You’d be forgiven for never hearing about the original Eve V: it was a curious, crowdsourced, cheaper competitor to the Surface Pro, built by a startup with an affinity for “nordic” design. And the big surprise? The end result was actually a capable little machine, with more charm than we expected. Since then, Eve has tapped its community to design a pair of headphones and a seemingly impressive monitor, but it was bound to return to its roots eventually -- and now, it has. Eve hasn’t exactly been keeping the V’s successor a secret, but the company has finally shared more concrete details about its second computer.
The second-gen Eve V looks very similar to the original, right out to its slightly rounded back and bottom-mounted pogo pins for its snap-on keyboard. Really, the biggest physical difference is the company’s choice of screen: rather than stick to the 3:2 panel found in the first model, this follow-up packs a larger 13.4-inch IGZO display with a 16:10 aspect ratio that runs at a native resolution of 3840x2400. And to top it all off -- literally -- there’s a layer of Corning’s new Gorilla Glass Victus protecting that precious panel.
Meanwhile, there’s a solid assortment of I/O around the sides, including two USB 4 Type C ports, a single USB 3.2 Type C port, a headphone jack, microSD card slot, and a nanoSIM slot for on-the-go connectivity. (Sorry -- the original Eve V’s full-size USB ports are long gone.) Inside this chassis lurks one of Intel’s 11th-gen Tiger Lake processors -- you’ll have your choice of an i5-1135G7 with a base clock speed of 2.4GHz or a slightly spendier i7-1165G7 with faster base and turbo speeds, both of which feature Xe integrated graphics. Once that decision is made, there’s memory to consider (16GB or 32GB of LPDDR4X RAM) and storage (512GB or 1TB SSD). After that, all of these new Eve Vs should be the same, from their included styli to their bloat-free builds of Windows 10 Pro.
Eve is aiming to gets its first second-gen units out the door in Q3 2021, which should give everyone involved plenty of time to iron out the kinks. Still, we’d caution you to take that launch news -- and maybe everything else Eve says -- with a grain of salt.
That an upstart company wants to take the industry’s biggest players with seemingly sophisticated hardware is normally something we would celebrate around here, and we did to an extent after testing the original Eve V. Much of the goodwill Eve generated, however, evaporated in a flurry of customer complaints. Even early on, the company’s sales process was marred by multiple reports from backers who ordered hardware from the startup but never received it.
In a 2019 interview with The Verge, Eve CEO Konstantinos Karatsevidis said the company had made “all the mistakes there were to make”, and pointed to issues with a payment processor that froze incoming funds after a spike in sales to justify early supply issues. Later that year, Karatsevidis offered a slightly more detailed explanation on the Eve forum: An ill-fated partnership with Fortress Tech Distribution LTD, an outfit tasked with running the company’s web store, led to “issues with the supply chain, funds frozen by payment processors, and untimely deliveries, causing frustration among the community and direct damage to our brand.” In recognition of its failures, Eve later whipped up a form to gather information from affected buyers so it could attempt to make things right.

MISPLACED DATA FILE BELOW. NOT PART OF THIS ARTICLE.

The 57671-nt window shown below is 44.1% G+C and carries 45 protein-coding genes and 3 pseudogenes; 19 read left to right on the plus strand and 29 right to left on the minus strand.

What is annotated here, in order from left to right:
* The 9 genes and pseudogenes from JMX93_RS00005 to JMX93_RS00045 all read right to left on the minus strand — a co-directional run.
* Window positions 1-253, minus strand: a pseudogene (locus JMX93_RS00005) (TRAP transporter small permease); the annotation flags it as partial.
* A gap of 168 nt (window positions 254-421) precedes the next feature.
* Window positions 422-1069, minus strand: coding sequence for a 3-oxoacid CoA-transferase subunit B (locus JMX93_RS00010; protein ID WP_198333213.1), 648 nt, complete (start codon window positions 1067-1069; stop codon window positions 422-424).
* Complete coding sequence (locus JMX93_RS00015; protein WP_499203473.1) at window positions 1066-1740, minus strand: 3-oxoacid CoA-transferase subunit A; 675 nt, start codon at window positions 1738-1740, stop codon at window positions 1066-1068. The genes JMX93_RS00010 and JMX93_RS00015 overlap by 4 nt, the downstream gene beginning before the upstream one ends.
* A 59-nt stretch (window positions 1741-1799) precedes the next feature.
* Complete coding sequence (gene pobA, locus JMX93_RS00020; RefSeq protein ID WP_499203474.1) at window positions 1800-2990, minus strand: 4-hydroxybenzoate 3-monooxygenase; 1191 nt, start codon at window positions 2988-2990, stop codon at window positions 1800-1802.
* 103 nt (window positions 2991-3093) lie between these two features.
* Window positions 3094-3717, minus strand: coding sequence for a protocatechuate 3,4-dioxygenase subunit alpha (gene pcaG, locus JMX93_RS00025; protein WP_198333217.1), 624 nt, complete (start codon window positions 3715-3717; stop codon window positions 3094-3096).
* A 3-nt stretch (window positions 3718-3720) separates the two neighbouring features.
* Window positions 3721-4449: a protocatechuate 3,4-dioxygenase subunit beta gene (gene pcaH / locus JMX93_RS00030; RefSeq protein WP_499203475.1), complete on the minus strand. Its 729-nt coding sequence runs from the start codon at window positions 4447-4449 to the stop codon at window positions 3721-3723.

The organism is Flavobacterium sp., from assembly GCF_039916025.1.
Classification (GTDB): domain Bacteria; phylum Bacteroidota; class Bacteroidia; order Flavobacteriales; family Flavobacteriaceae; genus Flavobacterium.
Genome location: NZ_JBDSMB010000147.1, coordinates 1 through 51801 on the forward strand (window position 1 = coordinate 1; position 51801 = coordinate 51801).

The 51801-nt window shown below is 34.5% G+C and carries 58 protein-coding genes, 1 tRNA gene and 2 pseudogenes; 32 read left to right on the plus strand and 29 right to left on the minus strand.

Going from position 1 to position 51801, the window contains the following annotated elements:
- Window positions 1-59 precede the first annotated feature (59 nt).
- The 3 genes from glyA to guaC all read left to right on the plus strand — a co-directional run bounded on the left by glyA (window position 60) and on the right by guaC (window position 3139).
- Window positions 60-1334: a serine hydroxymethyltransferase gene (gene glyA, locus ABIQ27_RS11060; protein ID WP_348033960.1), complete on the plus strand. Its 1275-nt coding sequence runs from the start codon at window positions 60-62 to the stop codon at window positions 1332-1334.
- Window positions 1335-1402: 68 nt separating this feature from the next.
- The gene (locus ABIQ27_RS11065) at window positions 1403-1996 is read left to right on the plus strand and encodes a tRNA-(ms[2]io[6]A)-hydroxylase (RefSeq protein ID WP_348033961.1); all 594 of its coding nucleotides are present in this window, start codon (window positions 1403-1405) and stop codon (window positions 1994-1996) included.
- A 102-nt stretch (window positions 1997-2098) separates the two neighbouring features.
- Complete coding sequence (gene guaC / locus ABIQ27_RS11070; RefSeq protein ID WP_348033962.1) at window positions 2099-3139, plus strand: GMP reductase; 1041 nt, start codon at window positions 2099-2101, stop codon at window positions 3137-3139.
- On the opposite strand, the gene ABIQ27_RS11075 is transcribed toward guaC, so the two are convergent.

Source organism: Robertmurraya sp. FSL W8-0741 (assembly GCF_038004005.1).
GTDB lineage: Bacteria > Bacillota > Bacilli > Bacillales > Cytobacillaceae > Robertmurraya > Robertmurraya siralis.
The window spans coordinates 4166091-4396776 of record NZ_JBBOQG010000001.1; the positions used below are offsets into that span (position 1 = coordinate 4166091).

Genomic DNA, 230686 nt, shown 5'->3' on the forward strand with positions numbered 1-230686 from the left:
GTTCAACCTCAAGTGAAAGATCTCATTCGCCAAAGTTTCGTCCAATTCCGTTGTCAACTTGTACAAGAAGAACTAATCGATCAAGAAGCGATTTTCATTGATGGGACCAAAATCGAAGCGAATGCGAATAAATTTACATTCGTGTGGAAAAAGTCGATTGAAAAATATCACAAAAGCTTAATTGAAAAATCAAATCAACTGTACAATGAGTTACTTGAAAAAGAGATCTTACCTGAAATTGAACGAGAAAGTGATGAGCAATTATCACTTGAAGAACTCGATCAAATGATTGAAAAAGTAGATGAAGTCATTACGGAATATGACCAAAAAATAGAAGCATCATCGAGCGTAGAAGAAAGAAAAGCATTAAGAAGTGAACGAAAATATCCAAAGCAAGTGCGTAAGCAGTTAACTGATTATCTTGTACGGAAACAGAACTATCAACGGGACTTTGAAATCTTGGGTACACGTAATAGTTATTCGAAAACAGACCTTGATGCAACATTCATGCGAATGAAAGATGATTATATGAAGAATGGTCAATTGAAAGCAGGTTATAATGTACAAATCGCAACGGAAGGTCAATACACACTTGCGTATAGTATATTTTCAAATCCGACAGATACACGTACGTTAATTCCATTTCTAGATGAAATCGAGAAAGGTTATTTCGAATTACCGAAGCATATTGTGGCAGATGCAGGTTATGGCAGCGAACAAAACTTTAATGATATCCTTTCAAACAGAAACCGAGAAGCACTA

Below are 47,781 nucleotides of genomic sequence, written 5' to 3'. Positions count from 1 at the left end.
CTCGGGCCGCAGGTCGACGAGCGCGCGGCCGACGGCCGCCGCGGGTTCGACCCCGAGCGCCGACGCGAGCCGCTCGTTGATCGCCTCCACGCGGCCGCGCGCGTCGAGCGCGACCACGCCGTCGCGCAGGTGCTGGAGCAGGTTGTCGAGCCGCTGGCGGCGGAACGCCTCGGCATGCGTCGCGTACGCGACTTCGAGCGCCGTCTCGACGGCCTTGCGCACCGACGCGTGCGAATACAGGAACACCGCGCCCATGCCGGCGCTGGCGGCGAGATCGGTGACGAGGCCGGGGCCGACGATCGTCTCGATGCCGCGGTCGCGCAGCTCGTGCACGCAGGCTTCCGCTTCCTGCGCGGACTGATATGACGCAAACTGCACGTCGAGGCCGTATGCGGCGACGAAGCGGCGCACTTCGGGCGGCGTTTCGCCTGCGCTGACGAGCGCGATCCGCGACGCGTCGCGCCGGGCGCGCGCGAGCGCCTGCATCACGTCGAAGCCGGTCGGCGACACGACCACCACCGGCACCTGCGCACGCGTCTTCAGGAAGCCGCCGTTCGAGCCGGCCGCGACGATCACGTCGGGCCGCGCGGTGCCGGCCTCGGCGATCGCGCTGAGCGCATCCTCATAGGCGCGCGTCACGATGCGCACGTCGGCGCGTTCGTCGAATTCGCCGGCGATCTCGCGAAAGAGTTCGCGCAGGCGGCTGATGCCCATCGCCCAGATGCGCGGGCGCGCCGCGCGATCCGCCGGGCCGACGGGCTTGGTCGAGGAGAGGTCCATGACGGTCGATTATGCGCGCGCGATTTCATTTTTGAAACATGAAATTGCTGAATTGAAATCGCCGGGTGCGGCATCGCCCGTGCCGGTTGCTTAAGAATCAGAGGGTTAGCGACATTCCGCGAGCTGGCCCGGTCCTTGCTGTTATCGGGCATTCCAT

“To summarize, this time around pretty much everything will be different, from the partners all the way to our team,” Karatsevidis promised.
Now, over a year later, some people who ordered Eve Vs or requested refunds through that form still haven’t received them. A Reddit thread from this summer calling for updates from Eve V buyers contains two dozen accounts from jilted users, some of whom claim the company has stopped responding to their correspondence entirely. When asked for comment, an Eve spokesperson provided the following statement:
“The business model changes we’ve done can be summed up in two key points:
Our operations are backed by a well-known supply chain company PCH International that essentially boosts the scale and capacity of our small team to those of major tech players by providing fulfillment, sourcing, inventory management, and other services
We are not using third-party sellers and a licensing business model this time around. Now we take full take care of shipping product ourselves.
Most of the refund requests have already been processed. We’re resolving the remaining ones with high priority.”
At this point, it’s difficult to definitively say whether these issues stem from poor management by an inexperienced team, a lousy deal with a trusted partner, or something more questionable. That said, it doesn’t matter how pretty or well-spec’d a machine Eve can built this time -- if it can’t find a way to make things right for its first round of believers, it’s hard to image many people buying into its vision this time.
If you’ve had a poor experience with Eve, we want to know about it. Email email@example.com with details about your purchase, and how Eve handled the process.